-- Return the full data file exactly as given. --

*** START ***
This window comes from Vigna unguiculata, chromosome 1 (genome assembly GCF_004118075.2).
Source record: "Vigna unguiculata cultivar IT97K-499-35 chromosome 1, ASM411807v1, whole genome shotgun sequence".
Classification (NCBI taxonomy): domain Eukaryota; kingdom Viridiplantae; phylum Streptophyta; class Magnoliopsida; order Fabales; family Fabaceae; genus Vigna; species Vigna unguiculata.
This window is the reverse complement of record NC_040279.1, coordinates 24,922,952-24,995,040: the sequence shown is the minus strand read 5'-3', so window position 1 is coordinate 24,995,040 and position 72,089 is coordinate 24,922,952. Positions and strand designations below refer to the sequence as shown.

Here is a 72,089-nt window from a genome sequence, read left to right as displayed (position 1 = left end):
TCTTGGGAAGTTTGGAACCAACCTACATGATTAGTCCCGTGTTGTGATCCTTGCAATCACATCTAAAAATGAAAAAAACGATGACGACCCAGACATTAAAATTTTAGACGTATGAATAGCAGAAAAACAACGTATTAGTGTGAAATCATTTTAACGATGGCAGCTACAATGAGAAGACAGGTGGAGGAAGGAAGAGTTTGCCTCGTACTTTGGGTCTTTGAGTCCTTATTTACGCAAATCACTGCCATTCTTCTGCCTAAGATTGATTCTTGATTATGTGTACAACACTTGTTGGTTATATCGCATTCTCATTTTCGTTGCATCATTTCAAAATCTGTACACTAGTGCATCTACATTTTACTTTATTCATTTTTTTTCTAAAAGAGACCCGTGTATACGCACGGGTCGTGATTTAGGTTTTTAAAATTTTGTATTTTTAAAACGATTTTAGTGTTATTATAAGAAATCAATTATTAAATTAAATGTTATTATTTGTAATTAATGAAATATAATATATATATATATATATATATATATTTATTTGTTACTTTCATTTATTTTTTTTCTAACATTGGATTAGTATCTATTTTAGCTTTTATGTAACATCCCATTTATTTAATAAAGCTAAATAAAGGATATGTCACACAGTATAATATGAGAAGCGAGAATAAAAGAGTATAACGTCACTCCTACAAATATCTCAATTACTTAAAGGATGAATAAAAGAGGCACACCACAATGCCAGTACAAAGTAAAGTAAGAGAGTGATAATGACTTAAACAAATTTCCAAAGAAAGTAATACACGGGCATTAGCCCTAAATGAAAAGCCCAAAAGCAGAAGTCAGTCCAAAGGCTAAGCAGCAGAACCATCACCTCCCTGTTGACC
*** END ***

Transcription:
This window comes from Vigna unguiculata, chromosome 1 (genome assembly GCF_004118075.2).
Source record: "Vigna unguiculata cultivar IT97K-499-35 chromosome 1, ASM411807v1, whole genome shotgun sequence".
Classification (NCBI taxonomy): domain Eukaryota; kingdom Viridiplantae; phylum Streptophyta; class Magnoliopsida; order Fabales; family Fabaceae; genus Vigna; species Vigna unguiculata.
This window is the reverse complement of record NC_040279.1, coordinates 24,922,952-24,995,040: the sequence shown is the minus strand read 5'-3', so window position 1 is coordinate 24,995,040 and position 72,089 is coordinate 24,922,952. Positions and strand designations below refer to the sequence as shown.

Here is a 72,089-nt window from a genome sequence, read left to right as displayed (position 1 = left end):
TCTTGGGAAGTTTGGAACCAACCTACATGATTAGTCCCGTGTTGTGATCCTTGCAATCACATCTAAAAATGAAAAAAACGATGACGACCCAGACATTAAAATTTTAGACGTATGAATAGCAGAAAAACAACGTATTAGTGTGAAATCATTTTAACGATGGCAGCTACAATGAGAAGACAGGTGGAGGAAGGAAGAGTTTGCCTCGTACTTTGGGTCTTTGAGTCCTTATTTACGCAAATCACTGCCATTCTTCTGCCTAAGATTGATTCTTGATTATGTGTACAACACTTGTTGGTTATATCGCATTCTCATTTTCGTTGCATCATTTCAAAATCTGTACACTAGTGCATCTACATTTTACTTTATTCATTTTTTTTCTAAAAGAGACCCGTGTATACGCACGGGTCGTGATTTAGGTTTTTAAAATTTTGTATTTTTAAAACGATTTTAGTGTTATTATAAGAAATCAATTATTAAATTAAATGTTATTATTTGTAATTAATGAAATATAATATATATATATATATATATATATATTTATTTGTTACTTTCATTTATTTTTTTTCTAACATTGGATTAGTATCTATTTTAGCTTTTATGTAACATCCCATTTATTTAATAAAGCTAAATAAAGGATATGTCACACAGTATAATATGAGAAGCGAGAATAAAAGAGTATAACGTCACTCCTACAAATATCTCAATTACTTAAAGGATGAATAAAAGAGGCACACCACAATGCCAGTACAAAGTAAAGTAAGAGAGTGATAATGACTTAAACAAATTTCCAAAGAAAGTAATACACGGGCATTAGCCCTAAATGAAAAGCCCAAAAGCAGAAGTCAGTCCAAAGGCTAAGCAGCAGAACCATCACCTCCCTGTTGACC